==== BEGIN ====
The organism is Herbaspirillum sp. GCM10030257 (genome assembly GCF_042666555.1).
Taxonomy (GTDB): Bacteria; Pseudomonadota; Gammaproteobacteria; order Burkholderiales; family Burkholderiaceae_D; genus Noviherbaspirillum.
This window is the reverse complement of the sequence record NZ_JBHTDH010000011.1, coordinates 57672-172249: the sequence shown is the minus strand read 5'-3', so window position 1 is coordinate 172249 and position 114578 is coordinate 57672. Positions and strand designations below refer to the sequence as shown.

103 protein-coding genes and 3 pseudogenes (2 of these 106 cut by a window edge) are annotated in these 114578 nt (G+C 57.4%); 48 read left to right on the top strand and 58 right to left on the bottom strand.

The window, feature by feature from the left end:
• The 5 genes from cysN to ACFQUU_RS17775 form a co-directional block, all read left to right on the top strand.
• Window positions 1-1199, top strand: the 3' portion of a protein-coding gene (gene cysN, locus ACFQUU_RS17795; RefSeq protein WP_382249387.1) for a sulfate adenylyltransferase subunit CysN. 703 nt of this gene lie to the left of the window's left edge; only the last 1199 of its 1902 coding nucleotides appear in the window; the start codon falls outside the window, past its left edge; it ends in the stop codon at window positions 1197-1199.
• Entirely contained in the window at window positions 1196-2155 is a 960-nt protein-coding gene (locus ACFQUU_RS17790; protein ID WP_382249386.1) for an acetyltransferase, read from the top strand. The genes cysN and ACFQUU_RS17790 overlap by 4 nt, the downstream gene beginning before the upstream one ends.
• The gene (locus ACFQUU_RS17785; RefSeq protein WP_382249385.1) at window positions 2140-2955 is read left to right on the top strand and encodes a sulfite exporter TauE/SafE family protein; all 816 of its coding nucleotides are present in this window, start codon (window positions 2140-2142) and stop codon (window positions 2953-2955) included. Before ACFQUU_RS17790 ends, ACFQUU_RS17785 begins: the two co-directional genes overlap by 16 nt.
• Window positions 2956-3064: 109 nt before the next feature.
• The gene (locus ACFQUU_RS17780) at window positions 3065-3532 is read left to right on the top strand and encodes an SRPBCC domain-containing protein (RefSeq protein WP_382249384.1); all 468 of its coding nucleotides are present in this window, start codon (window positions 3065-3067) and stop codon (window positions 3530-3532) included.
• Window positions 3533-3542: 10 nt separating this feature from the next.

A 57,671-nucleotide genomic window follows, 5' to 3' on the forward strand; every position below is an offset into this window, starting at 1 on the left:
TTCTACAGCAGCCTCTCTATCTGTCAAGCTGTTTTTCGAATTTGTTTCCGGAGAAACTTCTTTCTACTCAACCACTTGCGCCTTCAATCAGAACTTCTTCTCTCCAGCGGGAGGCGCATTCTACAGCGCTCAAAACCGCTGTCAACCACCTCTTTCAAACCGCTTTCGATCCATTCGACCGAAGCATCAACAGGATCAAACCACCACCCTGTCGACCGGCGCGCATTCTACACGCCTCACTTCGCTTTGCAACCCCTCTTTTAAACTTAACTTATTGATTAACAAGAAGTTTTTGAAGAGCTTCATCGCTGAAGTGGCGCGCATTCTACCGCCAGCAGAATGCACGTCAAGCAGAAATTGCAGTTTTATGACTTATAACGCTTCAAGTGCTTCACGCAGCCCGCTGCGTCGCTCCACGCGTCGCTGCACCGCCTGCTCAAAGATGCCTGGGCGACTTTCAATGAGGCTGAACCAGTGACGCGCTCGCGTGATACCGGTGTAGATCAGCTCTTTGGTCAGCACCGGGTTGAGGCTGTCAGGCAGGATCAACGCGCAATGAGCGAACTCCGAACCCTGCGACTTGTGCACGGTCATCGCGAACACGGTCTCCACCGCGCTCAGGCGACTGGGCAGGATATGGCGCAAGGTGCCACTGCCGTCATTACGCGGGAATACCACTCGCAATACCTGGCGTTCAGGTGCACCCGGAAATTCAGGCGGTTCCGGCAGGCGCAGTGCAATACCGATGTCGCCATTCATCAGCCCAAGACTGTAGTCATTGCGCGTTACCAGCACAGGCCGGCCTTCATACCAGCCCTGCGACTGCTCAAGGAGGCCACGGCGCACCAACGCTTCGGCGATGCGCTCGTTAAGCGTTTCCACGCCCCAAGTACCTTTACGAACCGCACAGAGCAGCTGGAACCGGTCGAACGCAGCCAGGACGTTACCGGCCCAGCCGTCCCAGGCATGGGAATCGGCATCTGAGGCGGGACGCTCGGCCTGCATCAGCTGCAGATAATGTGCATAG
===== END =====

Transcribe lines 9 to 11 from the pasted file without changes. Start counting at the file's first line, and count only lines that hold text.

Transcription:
• The gene (locus ACFQUU_RS17785; RefSeq protein WP_382249385.1) at window positions 2140-2955 is read left to right on the top strand and encodes a sulfite exporter TauE/SafE family protein; all 816 of its coding nucleotides are present in this window, start codon (window positions 2140-2142) and stop codon (window positions 2953-2955) included. Before ACFQUU_RS17790 ends, ACFQUU_RS17785 begins: the two co-directional genes overlap by 16 nt.
• Window positions 2956-3064: 109 nt before the next feature.
• The gene (locus ACFQUU_RS17780) at window positions 3065-3532 is read left to right on the top strand and encodes an SRPBCC domain-containing protein (RefSeq protein WP_382249384.1); all 468 of its coding nucleotides are present in this window, start codon (window positions 3065-3067) and stop codon (window positions 3530-3532) included.